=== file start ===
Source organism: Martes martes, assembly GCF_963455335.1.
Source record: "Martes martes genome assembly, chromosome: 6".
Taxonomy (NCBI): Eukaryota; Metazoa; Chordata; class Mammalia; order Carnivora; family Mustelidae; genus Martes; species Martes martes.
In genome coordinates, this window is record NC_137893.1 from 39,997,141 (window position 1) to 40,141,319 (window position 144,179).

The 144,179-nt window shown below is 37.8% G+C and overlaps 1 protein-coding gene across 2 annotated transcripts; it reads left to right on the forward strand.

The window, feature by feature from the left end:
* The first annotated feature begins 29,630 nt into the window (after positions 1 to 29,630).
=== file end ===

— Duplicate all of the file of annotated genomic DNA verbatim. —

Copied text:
Source organism: Martes martes, assembly GCF_963455335.1.
Source record: "Martes martes genome assembly, chromosome: 6".
Taxonomy (NCBI): Eukaryota; Metazoa; Chordata; class Mammalia; order Carnivora; family Mustelidae; genus Martes; species Martes martes.
In genome coordinates, this window is record NC_137893.1 from 39,997,141 (window position 1) to 40,141,319 (window position 144,179).

The 144,179-nt window shown below is 37.8% G+C and overlaps 1 protein-coding gene across 2 annotated transcripts; it reads left to right on the forward strand.

The window, feature by feature from the left end:
* The first annotated feature begins 29,630 nt into the window (after positions 1 to 29,630).